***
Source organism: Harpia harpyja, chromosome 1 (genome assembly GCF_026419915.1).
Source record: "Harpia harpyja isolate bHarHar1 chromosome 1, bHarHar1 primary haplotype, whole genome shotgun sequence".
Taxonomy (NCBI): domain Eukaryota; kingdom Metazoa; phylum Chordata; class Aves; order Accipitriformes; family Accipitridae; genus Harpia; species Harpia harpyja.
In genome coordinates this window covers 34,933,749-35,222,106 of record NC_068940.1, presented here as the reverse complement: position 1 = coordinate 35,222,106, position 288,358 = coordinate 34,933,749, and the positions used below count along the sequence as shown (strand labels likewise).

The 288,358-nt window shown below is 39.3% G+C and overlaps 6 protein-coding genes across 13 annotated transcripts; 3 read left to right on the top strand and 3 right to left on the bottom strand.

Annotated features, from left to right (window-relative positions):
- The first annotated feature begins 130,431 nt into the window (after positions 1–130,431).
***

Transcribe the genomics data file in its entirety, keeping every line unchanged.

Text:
Source organism: Harpia harpyja, chromosome 1 (genome assembly GCF_026419915.1).
Source record: "Harpia harpyja isolate bHarHar1 chromosome 1, bHarHar1 primary haplotype, whole genome shotgun sequence".
Taxonomy (NCBI): domain Eukaryota; kingdom Metazoa; phylum Chordata; class Aves; order Accipitriformes; family Accipitridae; genus Harpia; species Harpia harpyja.
In genome coordinates this window covers 34,933,749-35,222,106 of record NC_068940.1, presented here as the reverse complement: position 1 = coordinate 35,222,106, position 288,358 = coordinate 34,933,749, and the positions used below count along the sequence as shown (strand labels likewise).

The 288,358-nt window shown below is 39.3% G+C and overlaps 6 protein-coding genes across 13 annotated transcripts; 3 read left to right on the top strand and 3 right to left on the bottom strand.

Annotated features, from left to right (window-relative positions):
- The first annotated feature begins 130,431 nt into the window (after positions 1–130,431).